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US Air Force Academy Builds Relations with Algeria
A trip to the People&#39;s Democratic Republic of Algeria by an Academy captain and four cadets combined military and cultural elements and may have set a precedent. <br /> <br />&#34;The Academy hosted a group of four Algerian cadets last year
A trip to the People's Democratic Republic of Algeria by an Academy captain and four cadets combined military and cultural elements and may have set a precedent.

"The Academy hosted a group of four Algerian cadets last year and Spring Break was probably the first opportunity to send a U.S. delegation to their institution to develop this into a two-way exchange," said Academy French instructor Capt. Steven Bury.

Cadets had to have at least a 2.00 Grade Point Average with no probations. They completed an application and an essay specifying why they wanted to represent the Academy in that area of the world. Arabic language ability was desired but not required.

Each member required an entry visa from the Algerian consulate in Washington D.C., in order to enter Algeria.

The first portion of the trip involved a very formal meet and greet and dinner with the staff of l'Ecole Superieure de l'Air De Tafaraoui. This formal tea ceremony included the school commandant and his entire staff as well as a visit by the inspector general equivalent, Gen. Ali Mirabet.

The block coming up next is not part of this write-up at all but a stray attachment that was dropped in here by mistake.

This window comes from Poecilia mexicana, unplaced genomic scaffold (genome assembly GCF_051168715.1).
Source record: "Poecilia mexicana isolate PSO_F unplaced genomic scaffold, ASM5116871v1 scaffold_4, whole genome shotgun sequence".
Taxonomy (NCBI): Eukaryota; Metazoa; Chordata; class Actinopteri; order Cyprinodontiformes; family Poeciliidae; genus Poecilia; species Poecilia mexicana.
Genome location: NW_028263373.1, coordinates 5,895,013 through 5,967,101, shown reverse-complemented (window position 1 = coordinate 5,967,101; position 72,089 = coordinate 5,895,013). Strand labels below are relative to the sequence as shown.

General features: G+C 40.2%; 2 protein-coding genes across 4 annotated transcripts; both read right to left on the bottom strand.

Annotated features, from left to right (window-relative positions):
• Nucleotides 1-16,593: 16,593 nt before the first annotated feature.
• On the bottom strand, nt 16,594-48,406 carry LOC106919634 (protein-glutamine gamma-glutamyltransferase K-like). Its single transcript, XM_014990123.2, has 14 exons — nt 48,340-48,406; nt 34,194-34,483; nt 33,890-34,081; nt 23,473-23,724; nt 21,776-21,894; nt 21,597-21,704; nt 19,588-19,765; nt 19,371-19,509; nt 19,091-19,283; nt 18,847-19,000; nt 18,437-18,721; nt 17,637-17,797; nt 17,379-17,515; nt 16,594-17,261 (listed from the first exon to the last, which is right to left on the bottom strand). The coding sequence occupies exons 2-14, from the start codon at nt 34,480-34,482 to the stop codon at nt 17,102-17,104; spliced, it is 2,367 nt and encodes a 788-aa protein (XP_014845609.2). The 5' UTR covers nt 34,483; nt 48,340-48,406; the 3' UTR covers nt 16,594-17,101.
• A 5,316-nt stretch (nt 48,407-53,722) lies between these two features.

Tourism is still somewhat rare in Algeria and it was the first known visit by Academy officials. After enduring centuries of conquerers, military rulers and controlling empires, including the Ottoman Empire, Turks and Napoleon III, Algeria finally broke free, and gained its long-sought independence from France in 1962.

It is the second largest country in Africa. Its main population centers are located along the Mediterranean Sea coastline. The huge landmass is dominated by the Atlas Mountains of the north and the vast barren reaches of the Sahara Desert, central and south. The country is more than 80 percent desert, including three gigantic sand seas.
The visit required extensive coordination with points of contact within the U.S. Embassy in Algiers.

The first few days featured extensive visits to the academic, technical, flight training areas and ES Air heritage museum.

March 26 through March 28 was spent experiencing the culture.

"We visited the fortress of Santa Cruz, went shopping in the city of Oran, visited the national Zabana museum, the Bey's Palace, the beach on the Mediterranean coast and the historic city of Tlemcen," said Captain Bury, a 10-year Air Force veteran from Plainwell, Mich.

"We learned a great deal about their culture, especially regarding Islam, said Cadet Squadron 1's Cadet 2nd Class Philip Veltre from Massapequa, N.Y. "Their pilot training system is very similar to ours. We really aren't that different from Algerians, especially on the military side of things."

It occurred to him that the best way to build relationships was by asking many questions and being open to learning and experiencing their culture.

"We showed respect for their way of life and doing thing," said Cadet Veltre. "One thing that helped us was that every night after dinner we would all sit down and 'hang out' and ask more questions and get to know each other even better."

Cadet 1st Class Keith Rizza said he learned a great deal about the Algerian Air Force and their Academy.